The Lovely Bones
, based on Alice Sebold's 2002 book, deals with 14-year-old Susie Salmon (the luminescent Saoirse Ronan from Atonement
), who is murdered on December 6, 1973. She is also raped and dismembered, but the movie doesn't share that information from the novel. The hook of the story is that it is narrated by Susie herself from the afterlife. It's a good hook. Horrific murders are much easier to deal with when the victim talks to you.
Lord of the Rings
filmmaker Peter Jackson's adaptation is a mess, but it pushed enough emotional buttons to move me. Right after the screening, my reaction to the drama was more positive than negative. Since then, my opinion has shifted a bit. I still respect the unique narrative point of view, the production's ability to touch me, and some of the performances, but man, the bad stuff really sticks in my noggin.
Susie isn't ready to let go of this world, so she lingers in some otherworldly in-between place. Fine, but Jackson insists on illustrating it with trippy computer-generated images that are more distracting than evocative. I admire the boldness of doing anything visually that might make people think of the glopfest What Dreams May Come
, but the limbo scenes would have been powerful had Jackson simply focused on the kid and placed some generic scenery in the background.
The tone of the film is appropriately grim, with Susie's parents (Mark Wahlberg, doing his line readings in the same sort of thin, breathy voice he employed back in the days before we discovered he really could act, and Rachel Weisz meh) grieving and obsessing and grieving and obsessing. Jackson captures that well, but his insistence on trying to make the film into a suspense thriller with a dash of Sixth Sense
supernatural intervention is jarring and silly.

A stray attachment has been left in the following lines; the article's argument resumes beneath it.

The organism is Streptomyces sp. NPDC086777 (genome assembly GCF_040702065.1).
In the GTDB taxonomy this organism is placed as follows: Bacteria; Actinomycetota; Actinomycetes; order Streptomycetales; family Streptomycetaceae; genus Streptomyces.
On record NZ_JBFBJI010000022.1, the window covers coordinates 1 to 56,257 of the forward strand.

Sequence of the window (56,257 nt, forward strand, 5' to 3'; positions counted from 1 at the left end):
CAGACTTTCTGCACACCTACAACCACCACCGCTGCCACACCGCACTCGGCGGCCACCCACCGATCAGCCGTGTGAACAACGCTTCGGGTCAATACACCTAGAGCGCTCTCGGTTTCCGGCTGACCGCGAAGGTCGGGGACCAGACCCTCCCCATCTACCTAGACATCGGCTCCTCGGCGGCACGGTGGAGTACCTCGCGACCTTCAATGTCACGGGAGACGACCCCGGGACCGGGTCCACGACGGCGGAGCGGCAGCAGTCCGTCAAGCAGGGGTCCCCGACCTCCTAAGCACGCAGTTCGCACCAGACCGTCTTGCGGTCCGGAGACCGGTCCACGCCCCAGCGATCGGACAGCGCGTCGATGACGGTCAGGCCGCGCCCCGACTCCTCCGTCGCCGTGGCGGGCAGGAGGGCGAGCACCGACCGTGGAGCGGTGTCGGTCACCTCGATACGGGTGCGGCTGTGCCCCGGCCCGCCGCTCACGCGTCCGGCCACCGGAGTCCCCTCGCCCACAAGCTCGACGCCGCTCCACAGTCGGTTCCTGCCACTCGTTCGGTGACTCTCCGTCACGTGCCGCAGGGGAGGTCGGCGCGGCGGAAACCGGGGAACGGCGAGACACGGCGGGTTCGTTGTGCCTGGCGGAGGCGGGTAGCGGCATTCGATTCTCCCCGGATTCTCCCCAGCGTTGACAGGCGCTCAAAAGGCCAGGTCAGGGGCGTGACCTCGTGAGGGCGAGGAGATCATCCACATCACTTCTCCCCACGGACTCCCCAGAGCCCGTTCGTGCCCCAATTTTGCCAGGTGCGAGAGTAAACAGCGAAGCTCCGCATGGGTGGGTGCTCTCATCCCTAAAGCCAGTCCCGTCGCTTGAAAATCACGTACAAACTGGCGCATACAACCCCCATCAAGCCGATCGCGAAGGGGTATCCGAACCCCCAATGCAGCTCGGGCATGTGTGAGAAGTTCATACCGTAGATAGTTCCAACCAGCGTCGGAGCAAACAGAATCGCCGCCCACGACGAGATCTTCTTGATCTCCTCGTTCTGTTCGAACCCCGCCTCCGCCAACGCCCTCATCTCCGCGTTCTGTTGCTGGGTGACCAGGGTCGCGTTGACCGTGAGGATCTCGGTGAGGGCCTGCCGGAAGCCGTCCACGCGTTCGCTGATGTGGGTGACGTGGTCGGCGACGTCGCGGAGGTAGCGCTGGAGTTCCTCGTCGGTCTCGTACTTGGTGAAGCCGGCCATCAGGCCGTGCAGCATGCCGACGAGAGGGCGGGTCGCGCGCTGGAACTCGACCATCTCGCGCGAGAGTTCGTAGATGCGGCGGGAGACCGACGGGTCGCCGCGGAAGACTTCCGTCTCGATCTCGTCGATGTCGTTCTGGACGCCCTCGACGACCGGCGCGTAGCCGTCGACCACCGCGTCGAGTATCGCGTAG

Michael Imperioli is solid as a sympathetic detective dealing with the family, as is Rose McIver as Susie's sister, but the stand-outs here are Ronan, who has great screen presence, and Stanley Tucci as a creepy neighbor. He's extremely effective, even if he gets more screen time than necessary. And then there's Susan Sarandon, playing down-to-earth boozy Grandma, who moves in to try and make the parents stop moping so much. Poor Susan's performance is embarrassing apparently she was told to play the character as a cross between Auntie Mame and Ma Kettle.
Sorry, I realize that reference was a little Dennis Miller-ish, but I'm confident that the 11 percent of you that get it will appreciate it.
I wish Lovely Bones
had focused more on the dynamics between the grieving parents and their surviving daughter and less on vacuous special effects. I haven't read the book, but I plan to because I'm sure there is something more going on than what Peter Jackson offers us here. The film is moving, but the impact is dissipated by Jackson's visual hijinks and thematic hopscotch. This is an intimate story nearly smothered by its large, clumsy production.
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